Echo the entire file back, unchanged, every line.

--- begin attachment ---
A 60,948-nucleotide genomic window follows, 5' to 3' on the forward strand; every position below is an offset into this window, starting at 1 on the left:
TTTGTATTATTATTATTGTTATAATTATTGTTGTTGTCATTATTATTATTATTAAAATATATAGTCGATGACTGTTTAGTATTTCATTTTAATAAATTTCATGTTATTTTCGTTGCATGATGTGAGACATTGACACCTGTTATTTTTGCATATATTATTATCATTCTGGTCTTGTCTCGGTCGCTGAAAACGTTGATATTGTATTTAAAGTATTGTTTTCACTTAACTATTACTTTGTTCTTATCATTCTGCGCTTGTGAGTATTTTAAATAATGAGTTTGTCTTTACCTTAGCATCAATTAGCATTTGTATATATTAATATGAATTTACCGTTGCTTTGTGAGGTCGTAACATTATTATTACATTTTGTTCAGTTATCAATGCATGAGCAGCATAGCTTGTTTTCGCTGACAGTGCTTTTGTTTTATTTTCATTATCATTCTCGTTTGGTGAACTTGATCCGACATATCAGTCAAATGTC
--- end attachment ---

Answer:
A 60,948-nucleotide genomic window follows, 5' to 3' on the forward strand; every position below is an offset into this window, starting at 1 on the left:
TTTGTATTATTATTATTGTTATAATTATTGTTGTTGTCATTATTATTATTATTAAAATATATAGTCGATGACTGTTTAGTATTTCATTTTAATAAATTTCATGTTATTTTCGTTGCATGATGTGAGACATTGACACCTGTTATTTTTGCATATATTATTATCATTCTGGTCTTGTCTCGGTCGCTGAAAACGTTGATATTGTATTTAAAGTATTGTTTTCACTTAACTATTACTTTGTTCTTATCATTCTGCGCTTGTGAGTATTTTAAATAATGAGTTTGTCTTTACCTTAGCATCAATTAGCATTTGTATATATTAATATGAATTTACCGTTGCTTTGTGAGGTCGTAACATTATTATTACATTTTGTTCAGTTATCAATGCATGAGCAGCATAGCTTGTTTTCGCTGACAGTGCTTTTGTTTTATTTTCATTATCATTCTCGTTTGGTGAACTTGATCCGACATATCAGTCAAATGTC